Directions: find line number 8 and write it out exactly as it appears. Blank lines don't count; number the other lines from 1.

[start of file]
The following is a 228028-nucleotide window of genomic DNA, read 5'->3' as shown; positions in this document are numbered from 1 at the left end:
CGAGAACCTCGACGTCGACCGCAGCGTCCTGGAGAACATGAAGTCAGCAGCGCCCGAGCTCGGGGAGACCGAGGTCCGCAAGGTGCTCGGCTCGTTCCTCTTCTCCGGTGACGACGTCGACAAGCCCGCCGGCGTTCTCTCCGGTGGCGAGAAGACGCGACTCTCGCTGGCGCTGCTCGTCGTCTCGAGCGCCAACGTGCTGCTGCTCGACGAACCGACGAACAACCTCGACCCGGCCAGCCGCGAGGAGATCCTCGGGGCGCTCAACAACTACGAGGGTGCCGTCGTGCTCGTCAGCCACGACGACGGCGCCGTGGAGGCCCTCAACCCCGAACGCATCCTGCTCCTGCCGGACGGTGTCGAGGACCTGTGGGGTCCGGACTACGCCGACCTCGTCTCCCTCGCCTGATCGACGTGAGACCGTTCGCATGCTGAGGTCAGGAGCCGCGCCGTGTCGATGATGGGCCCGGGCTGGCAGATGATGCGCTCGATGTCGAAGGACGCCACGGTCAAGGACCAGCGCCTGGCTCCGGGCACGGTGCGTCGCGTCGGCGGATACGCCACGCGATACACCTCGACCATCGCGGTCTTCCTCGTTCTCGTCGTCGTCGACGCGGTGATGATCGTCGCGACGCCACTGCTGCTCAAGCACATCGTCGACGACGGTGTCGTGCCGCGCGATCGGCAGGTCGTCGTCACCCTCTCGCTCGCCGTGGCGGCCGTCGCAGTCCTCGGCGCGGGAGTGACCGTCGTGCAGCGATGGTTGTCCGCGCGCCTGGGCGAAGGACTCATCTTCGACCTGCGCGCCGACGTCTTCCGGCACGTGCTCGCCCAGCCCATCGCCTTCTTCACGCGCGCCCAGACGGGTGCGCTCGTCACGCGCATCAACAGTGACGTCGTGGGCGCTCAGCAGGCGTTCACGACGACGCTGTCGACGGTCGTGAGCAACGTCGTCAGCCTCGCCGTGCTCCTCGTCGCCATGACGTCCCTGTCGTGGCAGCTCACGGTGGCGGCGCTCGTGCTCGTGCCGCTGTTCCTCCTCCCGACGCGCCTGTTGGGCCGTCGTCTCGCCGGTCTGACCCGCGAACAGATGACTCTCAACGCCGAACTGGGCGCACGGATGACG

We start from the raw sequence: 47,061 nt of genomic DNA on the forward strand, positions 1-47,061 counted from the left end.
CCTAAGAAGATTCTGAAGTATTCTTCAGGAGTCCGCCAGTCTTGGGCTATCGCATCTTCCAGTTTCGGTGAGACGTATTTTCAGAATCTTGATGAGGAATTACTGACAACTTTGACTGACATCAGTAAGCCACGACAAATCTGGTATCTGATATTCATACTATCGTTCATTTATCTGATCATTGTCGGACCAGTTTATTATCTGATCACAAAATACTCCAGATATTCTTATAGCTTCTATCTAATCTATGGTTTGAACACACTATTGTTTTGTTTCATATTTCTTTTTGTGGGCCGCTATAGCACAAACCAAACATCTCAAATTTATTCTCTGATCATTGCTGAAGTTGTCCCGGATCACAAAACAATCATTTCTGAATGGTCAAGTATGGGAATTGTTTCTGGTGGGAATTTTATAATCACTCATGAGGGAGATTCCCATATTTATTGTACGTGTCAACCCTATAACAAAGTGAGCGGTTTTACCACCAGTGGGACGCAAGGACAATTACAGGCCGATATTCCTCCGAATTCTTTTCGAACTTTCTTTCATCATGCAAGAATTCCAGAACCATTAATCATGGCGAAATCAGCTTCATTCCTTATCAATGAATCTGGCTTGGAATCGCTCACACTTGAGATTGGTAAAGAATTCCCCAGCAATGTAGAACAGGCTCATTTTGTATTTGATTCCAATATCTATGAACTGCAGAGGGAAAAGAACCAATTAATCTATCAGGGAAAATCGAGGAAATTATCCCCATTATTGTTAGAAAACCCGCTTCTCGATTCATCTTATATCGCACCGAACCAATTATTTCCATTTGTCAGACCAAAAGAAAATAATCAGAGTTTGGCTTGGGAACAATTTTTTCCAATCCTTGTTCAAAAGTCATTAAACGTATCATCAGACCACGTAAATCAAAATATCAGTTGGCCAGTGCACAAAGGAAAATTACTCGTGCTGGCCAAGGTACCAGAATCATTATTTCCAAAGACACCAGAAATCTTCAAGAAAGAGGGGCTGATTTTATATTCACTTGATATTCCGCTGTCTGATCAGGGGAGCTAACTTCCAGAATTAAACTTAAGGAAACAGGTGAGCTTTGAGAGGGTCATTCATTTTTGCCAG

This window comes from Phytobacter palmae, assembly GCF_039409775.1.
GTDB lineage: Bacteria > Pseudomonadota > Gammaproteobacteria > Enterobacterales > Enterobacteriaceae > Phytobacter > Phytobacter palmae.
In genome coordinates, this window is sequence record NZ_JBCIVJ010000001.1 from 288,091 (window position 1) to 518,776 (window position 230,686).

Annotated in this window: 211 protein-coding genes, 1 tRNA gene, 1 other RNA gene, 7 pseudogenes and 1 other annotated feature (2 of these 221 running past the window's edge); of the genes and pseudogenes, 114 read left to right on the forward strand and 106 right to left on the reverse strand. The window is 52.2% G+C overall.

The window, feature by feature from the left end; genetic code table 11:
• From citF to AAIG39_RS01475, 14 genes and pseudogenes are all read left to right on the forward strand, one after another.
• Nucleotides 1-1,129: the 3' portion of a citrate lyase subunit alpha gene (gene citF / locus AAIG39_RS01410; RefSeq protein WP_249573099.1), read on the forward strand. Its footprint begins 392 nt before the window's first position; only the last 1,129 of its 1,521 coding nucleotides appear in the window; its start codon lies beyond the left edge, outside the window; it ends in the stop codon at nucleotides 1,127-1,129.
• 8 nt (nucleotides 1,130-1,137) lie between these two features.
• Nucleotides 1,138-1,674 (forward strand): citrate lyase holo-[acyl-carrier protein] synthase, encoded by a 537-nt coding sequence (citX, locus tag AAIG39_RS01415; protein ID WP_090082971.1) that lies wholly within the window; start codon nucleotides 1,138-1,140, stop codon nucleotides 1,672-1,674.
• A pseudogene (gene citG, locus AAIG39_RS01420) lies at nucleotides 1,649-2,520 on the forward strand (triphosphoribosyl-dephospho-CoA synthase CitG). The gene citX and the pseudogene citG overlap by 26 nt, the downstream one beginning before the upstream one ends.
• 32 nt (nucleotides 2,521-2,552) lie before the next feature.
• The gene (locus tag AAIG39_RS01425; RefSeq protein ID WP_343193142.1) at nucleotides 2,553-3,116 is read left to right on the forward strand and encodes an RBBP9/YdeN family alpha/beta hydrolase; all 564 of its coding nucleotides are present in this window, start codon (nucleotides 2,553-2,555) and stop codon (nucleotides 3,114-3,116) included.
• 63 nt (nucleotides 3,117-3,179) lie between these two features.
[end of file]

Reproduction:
Annotated in this window: 211 protein-coding genes, 1 tRNA gene, 1 other RNA gene, 7 pseudogenes and 1 other annotated feature (2 of these 221 running past the window's edge); of the genes and pseudogenes, 114 read left to right on the forward strand and 106 right to left on the reverse strand. The window is 52.2% G+C overall.